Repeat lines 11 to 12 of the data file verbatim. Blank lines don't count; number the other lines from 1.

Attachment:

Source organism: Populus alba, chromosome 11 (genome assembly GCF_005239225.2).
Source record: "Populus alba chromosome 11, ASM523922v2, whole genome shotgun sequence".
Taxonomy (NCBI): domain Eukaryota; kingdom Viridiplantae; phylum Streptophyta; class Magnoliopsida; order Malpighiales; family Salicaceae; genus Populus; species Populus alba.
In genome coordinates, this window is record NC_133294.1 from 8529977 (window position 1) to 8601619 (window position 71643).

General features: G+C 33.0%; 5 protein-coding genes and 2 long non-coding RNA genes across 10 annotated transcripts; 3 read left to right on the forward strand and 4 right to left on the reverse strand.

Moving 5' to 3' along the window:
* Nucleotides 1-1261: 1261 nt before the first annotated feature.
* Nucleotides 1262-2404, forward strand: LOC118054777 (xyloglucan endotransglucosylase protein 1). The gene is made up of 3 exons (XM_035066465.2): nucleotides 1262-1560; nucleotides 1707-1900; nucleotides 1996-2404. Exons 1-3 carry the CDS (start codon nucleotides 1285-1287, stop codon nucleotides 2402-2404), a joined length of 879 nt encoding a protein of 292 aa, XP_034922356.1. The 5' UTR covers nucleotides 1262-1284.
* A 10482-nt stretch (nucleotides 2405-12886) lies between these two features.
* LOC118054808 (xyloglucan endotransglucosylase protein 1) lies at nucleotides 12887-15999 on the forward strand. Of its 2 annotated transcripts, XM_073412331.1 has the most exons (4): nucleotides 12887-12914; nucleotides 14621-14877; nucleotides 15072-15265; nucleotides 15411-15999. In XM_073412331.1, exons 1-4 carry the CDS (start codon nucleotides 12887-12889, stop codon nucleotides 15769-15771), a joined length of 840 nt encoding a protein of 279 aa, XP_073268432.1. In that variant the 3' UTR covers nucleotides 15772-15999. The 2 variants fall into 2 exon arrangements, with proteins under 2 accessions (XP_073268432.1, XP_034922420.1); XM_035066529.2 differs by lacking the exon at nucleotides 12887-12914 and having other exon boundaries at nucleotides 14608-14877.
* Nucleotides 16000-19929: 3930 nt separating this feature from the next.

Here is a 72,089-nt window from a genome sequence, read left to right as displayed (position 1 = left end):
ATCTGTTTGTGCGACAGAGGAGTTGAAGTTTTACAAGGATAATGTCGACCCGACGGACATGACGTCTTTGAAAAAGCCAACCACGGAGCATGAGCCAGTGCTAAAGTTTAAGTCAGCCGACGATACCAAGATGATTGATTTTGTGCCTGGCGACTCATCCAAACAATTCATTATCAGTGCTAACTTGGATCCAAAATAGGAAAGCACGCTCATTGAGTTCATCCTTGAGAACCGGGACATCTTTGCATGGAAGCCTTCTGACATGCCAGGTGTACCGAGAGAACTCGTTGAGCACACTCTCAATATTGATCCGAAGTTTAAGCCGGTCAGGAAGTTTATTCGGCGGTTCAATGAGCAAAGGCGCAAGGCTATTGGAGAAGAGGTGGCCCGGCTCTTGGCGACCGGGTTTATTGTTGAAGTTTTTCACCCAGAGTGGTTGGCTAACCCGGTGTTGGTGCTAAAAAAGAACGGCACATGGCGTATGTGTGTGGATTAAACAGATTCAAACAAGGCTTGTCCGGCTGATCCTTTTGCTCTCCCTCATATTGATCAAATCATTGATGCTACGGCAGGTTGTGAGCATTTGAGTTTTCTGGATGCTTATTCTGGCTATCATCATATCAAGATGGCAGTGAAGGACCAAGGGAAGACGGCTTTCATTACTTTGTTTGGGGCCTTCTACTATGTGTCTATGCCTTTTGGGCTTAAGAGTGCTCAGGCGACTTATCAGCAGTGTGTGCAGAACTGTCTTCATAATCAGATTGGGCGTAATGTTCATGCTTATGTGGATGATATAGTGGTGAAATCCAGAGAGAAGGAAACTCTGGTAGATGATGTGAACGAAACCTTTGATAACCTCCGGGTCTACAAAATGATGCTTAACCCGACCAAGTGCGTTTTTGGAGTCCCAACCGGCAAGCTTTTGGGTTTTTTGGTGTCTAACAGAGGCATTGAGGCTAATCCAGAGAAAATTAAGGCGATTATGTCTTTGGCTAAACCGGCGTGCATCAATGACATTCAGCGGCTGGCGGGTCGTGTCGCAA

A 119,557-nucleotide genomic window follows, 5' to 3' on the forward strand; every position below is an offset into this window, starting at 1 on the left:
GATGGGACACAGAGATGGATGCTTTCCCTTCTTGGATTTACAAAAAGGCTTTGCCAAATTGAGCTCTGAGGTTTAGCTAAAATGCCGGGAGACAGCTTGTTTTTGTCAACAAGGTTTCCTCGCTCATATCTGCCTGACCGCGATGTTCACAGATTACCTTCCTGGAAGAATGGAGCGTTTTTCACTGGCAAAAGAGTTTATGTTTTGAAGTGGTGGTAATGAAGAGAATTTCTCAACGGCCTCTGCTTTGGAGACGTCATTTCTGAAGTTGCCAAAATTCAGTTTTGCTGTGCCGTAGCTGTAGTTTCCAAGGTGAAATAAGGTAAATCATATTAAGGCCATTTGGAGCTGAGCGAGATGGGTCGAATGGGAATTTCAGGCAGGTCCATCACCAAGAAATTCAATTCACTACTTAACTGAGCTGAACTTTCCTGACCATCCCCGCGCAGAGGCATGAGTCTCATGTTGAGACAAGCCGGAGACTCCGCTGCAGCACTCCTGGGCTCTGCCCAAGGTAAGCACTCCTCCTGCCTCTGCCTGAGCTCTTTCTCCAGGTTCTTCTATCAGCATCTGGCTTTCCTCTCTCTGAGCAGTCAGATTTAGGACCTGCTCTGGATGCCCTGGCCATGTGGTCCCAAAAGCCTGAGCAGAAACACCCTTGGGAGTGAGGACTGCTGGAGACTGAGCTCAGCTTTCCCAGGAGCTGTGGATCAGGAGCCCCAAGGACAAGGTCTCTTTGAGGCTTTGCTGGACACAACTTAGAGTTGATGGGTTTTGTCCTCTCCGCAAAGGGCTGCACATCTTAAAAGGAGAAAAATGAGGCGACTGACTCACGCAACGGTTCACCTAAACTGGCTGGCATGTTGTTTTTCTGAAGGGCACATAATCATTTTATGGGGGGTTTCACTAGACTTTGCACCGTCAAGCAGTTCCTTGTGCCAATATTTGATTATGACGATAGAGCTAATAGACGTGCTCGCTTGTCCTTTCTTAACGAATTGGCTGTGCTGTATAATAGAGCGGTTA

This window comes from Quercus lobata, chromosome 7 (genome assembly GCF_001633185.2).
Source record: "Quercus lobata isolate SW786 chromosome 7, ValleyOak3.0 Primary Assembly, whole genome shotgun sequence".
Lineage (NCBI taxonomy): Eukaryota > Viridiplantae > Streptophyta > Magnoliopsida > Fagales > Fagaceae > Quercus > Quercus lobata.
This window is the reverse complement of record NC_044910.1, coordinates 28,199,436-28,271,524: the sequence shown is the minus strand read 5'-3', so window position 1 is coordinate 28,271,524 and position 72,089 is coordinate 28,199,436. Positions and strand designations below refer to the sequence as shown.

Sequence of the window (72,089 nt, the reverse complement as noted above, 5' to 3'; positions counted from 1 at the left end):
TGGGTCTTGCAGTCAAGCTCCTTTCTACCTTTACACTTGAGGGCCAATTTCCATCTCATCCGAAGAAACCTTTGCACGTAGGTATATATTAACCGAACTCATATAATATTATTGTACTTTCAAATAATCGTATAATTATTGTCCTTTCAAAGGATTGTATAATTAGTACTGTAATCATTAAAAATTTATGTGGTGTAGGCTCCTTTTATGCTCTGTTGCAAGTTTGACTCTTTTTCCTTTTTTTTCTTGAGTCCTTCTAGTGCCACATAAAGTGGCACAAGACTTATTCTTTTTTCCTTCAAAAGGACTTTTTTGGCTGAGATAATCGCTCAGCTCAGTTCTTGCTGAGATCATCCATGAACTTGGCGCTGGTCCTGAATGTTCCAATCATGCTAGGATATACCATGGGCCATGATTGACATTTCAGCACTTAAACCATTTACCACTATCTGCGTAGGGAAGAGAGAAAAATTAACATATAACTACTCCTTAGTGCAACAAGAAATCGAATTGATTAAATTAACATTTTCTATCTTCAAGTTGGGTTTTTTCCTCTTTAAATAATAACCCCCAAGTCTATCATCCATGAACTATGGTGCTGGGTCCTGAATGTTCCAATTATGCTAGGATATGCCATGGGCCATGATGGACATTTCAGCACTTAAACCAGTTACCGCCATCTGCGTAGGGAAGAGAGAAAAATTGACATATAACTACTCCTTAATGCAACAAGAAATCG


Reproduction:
* Nucleotides 16000-19929: 3930 nt separating this feature from the next.

Here is a 72,089-nt window from a genome sequence, read left to right as displayed (position 1 = left end):